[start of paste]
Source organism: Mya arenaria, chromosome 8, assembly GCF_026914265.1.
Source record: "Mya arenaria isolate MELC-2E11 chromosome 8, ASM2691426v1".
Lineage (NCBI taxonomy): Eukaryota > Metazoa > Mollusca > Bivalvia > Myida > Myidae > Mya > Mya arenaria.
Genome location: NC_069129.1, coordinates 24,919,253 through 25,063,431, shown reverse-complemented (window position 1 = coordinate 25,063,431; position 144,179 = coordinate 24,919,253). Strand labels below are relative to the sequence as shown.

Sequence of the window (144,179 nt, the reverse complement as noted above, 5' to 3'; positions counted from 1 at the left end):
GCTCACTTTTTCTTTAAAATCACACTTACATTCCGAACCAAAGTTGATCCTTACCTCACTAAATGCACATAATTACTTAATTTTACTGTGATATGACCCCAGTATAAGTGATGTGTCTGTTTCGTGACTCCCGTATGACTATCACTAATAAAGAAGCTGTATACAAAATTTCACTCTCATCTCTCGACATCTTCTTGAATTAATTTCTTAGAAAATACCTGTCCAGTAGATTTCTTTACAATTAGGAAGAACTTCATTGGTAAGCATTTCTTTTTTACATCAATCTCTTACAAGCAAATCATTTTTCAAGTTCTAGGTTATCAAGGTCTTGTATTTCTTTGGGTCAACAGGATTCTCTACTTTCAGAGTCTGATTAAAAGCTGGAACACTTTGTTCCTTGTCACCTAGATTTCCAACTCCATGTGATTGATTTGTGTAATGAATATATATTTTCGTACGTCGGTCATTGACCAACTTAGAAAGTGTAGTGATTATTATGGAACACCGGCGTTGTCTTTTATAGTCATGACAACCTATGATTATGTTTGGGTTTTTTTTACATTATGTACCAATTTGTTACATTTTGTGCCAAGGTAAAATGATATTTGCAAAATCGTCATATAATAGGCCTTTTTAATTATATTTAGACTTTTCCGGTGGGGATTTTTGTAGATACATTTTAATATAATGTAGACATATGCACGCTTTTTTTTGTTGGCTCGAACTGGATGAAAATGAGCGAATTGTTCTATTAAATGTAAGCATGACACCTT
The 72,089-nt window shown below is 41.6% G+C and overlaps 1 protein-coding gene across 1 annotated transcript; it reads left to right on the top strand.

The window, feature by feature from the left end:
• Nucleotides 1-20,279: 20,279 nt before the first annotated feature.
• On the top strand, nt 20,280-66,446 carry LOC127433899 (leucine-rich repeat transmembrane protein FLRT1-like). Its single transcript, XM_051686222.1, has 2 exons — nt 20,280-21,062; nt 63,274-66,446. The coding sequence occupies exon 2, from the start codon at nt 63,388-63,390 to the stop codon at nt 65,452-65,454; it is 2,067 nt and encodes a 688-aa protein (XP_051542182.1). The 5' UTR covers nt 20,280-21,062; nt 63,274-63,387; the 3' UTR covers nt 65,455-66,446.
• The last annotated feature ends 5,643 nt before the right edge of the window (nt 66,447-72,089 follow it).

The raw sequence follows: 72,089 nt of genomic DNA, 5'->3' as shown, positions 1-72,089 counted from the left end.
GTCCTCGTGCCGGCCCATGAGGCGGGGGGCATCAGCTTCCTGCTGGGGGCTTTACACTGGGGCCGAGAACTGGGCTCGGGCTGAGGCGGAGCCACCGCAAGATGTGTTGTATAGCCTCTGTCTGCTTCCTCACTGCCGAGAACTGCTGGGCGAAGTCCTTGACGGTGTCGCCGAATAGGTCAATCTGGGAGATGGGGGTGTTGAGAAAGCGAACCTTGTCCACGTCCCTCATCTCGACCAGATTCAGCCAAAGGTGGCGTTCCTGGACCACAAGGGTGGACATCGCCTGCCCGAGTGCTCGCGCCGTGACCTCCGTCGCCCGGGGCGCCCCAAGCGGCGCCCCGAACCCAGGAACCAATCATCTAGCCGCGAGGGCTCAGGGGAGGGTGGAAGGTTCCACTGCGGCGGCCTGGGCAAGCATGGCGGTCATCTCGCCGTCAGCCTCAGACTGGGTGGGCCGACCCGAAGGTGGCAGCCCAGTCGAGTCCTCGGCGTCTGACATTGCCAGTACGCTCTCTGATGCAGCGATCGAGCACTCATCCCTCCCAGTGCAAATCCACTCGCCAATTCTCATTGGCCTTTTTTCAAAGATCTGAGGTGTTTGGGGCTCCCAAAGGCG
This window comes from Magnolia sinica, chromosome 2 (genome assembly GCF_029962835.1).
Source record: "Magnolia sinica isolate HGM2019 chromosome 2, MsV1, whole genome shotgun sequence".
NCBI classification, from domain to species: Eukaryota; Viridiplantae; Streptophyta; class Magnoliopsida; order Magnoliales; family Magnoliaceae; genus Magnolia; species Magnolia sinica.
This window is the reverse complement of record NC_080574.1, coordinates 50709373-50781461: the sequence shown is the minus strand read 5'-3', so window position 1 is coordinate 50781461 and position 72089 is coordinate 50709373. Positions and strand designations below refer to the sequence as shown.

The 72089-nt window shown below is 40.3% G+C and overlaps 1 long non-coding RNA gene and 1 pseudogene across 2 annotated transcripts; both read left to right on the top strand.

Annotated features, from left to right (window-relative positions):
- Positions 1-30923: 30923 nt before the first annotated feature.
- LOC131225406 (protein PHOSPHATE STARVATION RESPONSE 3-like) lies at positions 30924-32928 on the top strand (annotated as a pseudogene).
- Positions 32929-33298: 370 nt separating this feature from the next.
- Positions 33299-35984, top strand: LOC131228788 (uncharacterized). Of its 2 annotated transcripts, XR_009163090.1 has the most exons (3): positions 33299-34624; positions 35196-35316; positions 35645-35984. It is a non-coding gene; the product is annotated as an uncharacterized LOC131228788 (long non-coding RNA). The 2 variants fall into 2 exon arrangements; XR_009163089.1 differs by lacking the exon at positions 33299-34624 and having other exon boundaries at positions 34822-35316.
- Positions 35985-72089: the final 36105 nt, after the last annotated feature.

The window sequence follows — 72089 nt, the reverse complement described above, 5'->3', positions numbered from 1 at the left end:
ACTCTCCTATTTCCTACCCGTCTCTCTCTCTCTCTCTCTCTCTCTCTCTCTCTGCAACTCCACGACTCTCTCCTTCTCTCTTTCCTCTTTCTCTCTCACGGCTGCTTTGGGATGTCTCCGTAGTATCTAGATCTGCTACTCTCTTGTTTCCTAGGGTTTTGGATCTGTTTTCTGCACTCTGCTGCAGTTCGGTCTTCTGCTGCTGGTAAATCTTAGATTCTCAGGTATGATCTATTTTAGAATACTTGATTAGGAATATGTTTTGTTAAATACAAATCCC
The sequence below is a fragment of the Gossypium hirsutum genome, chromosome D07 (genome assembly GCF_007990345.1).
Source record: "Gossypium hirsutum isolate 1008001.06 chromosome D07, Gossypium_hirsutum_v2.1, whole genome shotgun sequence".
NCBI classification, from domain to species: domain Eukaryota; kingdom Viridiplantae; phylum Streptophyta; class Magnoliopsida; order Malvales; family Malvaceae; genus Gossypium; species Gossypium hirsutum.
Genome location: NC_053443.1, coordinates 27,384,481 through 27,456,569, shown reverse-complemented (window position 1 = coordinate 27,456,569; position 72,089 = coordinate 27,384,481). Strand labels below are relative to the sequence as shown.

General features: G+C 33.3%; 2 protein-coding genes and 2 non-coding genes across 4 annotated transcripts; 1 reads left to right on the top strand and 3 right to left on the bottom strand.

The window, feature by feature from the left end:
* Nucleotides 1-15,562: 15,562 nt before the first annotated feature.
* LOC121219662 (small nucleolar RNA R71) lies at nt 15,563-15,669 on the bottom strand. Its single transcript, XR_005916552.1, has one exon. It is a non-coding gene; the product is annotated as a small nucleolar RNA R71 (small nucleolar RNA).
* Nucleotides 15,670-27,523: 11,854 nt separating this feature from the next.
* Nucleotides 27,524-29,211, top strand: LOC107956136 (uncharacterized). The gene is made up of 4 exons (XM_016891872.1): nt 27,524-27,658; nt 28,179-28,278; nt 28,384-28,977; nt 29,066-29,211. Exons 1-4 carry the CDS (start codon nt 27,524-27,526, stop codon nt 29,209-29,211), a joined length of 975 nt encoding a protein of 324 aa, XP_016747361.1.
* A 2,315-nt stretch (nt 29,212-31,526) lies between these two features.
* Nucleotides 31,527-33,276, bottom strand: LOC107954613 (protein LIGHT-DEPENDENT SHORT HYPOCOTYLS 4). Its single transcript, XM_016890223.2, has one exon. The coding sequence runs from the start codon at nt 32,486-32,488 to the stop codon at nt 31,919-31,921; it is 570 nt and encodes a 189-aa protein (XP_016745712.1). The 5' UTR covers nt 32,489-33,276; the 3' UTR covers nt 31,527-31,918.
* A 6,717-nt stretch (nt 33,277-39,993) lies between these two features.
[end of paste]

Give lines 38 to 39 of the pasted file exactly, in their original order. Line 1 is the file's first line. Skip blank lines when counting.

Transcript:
* Nucleotides 31,527-33,276, bottom strand: LOC107954613 (protein LIGHT-DEPENDENT SHORT HYPOCOTYLS 4). Its single transcript, XM_016890223.2, has one exon. The coding sequence runs from the start codon at nt 32,486-32,488 to the stop codon at nt 31,919-31,921; it is 570 nt and encodes a 189-aa protein (XP_016745712.1). The 5' UTR covers nt 32,489-33,276; the 3' UTR covers nt 31,527-31,918.
* A 6,717-nt stretch (nt 33,277-39,993) lies between these two features.